“Ugh. I can’t believe you forgot to book your flight when the price dropped – useless! Now you’ll NEVER pay off your credit card. If you can’t handle this, YOU CAN’T HANDLE ANYTHING.”
You might be wondering who that incredibly mean person is, and I’ll tell you. That bully is me, talking to myself.
Can you ever imagine CHOOSING to spend time listening to someone who constantly puts you down and makes you want to cry? Yet, most of us spend time listening to and believing our negative self-talk.
Thoughts have a MASSIVE impact on your mood and behavior. When you bully yourself, your mood suffers, your body aches, and you behave counterproductively (Beck, 1976; Padesky and Greenberger, 1995).
The main problem with inner monologues is content – which is almost always accepted as fact, despite being very loosely based on reality (Padesky & Greenberger, 1995). Most people bully themselves using ‘cognitive distortions’ or ‘mind traps’(Beck, 1976; Josephowitz, 2016). Some super fun and familiar examples include:
- Catastrophizing – expecting the (usually highly unlikely) worst case scenario
- Over-generalizations – sweeping evaluations; recognizable as ‘always’ statements
- Filtering – focusing on the negative details and minimizing or ignoring positive details
- Personalizing – assuming everything others do or say is somehow about YOU
- Shoulds – judging others (and yourself!) based on how they or you ‘should’ behave
Here’s how to step away from your inner-bully:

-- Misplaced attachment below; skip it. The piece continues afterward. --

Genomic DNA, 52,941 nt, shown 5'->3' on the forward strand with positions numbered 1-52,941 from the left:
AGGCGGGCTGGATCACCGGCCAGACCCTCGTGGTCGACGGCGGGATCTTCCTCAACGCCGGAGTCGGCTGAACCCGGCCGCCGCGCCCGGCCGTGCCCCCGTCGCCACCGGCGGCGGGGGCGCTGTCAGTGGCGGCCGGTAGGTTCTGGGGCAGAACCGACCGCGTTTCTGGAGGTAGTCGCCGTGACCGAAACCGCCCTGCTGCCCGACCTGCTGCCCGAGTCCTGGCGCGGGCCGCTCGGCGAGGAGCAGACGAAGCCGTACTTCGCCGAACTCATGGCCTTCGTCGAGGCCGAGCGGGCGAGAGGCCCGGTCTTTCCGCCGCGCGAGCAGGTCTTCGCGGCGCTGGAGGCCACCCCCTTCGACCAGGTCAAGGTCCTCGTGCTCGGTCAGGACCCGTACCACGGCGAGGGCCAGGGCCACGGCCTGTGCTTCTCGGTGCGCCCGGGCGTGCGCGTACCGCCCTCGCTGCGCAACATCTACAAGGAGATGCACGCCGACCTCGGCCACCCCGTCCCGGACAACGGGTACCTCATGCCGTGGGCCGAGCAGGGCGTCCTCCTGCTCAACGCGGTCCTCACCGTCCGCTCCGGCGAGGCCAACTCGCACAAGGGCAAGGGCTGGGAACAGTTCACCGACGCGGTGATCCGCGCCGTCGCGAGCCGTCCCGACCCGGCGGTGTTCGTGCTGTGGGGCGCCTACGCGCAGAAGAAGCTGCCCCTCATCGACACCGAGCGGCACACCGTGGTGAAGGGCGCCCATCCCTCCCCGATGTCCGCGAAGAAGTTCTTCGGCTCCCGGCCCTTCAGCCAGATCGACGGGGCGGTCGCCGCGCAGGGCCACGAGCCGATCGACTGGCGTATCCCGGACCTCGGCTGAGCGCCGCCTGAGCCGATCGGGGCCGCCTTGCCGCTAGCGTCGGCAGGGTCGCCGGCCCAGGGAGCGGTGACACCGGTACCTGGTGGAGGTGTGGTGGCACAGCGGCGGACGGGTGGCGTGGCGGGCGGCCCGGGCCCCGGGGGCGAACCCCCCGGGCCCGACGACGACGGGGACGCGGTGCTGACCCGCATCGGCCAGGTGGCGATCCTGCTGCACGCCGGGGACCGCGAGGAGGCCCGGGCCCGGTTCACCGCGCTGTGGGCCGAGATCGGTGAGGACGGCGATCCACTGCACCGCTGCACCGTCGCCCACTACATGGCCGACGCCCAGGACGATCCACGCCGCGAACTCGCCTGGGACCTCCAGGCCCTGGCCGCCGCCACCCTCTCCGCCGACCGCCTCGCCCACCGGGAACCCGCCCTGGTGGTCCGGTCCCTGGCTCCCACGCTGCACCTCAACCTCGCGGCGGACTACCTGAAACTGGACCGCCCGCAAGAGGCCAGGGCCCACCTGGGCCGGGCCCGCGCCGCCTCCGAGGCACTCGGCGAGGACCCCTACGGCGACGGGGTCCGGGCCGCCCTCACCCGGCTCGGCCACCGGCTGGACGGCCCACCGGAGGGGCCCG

Take a mental Advil.
Learn to make the connection between your inner monologue and how you feel (Beck, 1976). Of course you feel sad, you’re being incredibly mean to yourself!
Distance yourself from the self-talk.
How would you communicate the same information to a friend? What advice would you give them if they had your inner-bully?
Is that cray – yay or nay?
Identify your mind traps and evaluate them. Get a pencil and write it down!
Now, be your own detective. Brainstorm experiences that support and contradict your monologue. Then, re-write a more balanced version of the thought based on ACTUAL EVIDENCE!
Talk back. Stand up to your bully. You can mentally or even verbally talk back by being as sassy or classy with it as you’d like. Personally, I like to say “ERRONEOUS!!”, because it also makes me laugh.
Part of the human condition seems to be talking to ourselves all day long. Since you’re stuck with yourself for life, let’s make it a happier encounter.
Blog by Kayla Noodelman: self-talk ninja, bully-boss, full-time therapist
Beck, A.T. (1976). Cognitive therapy and the emotional disorders. New York: International Universities Press.
Padesky, C. A., & Greenberger, D. (1995). Clinician’s guide to Mind over Mood. New York: Guilford Press.
Warner, R. E. (2013). Solution-focused interviewing: applying positive psychology: a manual for practitioners. Toronto: University of Toronto Press.